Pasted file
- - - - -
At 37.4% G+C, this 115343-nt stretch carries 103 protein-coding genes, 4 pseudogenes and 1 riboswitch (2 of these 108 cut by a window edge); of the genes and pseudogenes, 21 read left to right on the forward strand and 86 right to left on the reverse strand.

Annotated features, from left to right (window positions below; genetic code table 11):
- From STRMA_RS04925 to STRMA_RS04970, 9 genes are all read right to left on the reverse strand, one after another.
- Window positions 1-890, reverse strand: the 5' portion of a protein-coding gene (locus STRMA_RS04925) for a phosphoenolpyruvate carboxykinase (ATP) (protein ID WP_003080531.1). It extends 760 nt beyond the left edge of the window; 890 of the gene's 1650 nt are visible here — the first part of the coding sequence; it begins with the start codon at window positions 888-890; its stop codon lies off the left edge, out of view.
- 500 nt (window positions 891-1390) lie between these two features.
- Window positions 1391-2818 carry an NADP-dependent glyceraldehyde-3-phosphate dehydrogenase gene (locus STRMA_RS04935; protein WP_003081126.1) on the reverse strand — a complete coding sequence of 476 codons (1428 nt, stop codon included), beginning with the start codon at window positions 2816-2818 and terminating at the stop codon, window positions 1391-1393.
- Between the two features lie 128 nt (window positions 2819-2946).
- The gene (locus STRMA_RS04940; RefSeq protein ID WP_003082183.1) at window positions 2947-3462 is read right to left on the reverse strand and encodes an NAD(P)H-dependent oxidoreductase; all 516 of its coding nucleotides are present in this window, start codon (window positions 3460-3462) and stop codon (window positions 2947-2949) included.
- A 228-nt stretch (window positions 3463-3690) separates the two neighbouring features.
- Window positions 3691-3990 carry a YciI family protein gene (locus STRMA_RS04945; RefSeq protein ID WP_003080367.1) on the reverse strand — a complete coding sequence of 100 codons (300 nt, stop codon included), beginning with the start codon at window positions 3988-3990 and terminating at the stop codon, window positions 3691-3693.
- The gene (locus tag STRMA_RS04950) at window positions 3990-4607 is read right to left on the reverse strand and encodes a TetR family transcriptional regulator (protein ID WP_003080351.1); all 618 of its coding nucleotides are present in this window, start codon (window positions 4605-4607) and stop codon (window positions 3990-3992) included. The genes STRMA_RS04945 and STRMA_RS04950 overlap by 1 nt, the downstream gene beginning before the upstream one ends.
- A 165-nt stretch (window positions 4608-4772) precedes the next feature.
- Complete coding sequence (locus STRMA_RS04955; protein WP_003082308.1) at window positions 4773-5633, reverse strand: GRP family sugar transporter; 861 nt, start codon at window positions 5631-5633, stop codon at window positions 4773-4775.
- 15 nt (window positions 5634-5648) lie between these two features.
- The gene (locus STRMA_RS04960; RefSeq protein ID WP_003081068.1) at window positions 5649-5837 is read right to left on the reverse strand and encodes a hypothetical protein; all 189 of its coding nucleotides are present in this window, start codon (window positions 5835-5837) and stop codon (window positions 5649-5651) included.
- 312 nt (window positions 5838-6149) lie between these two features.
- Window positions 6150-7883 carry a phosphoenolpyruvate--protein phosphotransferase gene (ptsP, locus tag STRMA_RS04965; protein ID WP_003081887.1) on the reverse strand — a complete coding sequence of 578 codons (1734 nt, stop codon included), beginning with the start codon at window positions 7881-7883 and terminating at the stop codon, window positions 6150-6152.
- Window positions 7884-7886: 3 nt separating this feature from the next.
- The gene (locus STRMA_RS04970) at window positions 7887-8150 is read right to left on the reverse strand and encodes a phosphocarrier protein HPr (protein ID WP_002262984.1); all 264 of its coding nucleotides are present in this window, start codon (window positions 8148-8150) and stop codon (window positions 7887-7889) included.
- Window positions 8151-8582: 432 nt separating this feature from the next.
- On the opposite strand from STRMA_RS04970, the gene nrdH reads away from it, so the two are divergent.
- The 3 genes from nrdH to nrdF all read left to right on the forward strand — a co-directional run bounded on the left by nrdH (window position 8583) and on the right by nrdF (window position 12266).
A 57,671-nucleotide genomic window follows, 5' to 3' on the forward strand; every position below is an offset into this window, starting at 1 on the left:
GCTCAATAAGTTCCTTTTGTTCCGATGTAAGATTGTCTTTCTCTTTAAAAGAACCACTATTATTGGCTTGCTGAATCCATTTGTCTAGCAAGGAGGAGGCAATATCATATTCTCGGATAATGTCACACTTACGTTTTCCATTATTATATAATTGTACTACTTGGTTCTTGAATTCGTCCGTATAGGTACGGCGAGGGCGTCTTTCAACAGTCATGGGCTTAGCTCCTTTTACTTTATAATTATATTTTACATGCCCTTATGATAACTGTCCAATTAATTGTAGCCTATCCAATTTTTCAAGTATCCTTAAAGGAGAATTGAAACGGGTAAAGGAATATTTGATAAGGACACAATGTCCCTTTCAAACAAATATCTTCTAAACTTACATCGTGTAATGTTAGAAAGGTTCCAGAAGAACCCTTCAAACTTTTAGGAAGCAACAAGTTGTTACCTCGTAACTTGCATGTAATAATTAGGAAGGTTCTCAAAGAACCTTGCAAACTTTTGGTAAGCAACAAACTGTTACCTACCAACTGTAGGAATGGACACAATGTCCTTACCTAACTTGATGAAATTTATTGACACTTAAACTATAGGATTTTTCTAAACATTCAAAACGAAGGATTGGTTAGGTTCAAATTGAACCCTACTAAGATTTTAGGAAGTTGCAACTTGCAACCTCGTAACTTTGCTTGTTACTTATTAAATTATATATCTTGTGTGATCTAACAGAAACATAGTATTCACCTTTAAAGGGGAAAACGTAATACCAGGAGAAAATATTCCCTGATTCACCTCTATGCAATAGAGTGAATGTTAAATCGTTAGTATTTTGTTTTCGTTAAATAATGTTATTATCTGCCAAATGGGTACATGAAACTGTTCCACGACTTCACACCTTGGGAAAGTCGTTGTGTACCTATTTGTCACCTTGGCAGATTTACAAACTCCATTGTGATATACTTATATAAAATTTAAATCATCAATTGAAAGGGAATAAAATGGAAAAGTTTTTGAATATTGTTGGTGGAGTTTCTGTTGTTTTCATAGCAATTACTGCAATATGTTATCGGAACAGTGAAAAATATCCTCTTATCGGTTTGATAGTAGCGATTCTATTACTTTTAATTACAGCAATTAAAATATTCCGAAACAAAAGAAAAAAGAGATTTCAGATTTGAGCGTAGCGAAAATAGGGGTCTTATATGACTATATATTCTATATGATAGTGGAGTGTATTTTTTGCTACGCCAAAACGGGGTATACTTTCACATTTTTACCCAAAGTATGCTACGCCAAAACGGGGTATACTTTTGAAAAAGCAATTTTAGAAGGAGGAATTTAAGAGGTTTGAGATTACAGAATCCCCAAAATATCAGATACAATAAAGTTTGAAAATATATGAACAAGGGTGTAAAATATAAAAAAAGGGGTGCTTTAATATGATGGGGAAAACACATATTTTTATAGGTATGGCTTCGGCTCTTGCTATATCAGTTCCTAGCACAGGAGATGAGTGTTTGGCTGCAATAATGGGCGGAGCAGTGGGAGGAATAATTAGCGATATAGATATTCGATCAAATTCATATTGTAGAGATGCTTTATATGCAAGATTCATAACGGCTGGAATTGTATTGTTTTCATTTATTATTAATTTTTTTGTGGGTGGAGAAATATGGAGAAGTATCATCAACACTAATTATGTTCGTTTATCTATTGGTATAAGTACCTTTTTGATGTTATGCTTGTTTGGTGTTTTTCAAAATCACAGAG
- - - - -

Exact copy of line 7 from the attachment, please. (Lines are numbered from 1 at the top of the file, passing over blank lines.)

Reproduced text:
- Between the two features lie 128 nt (window positions 2819-2946).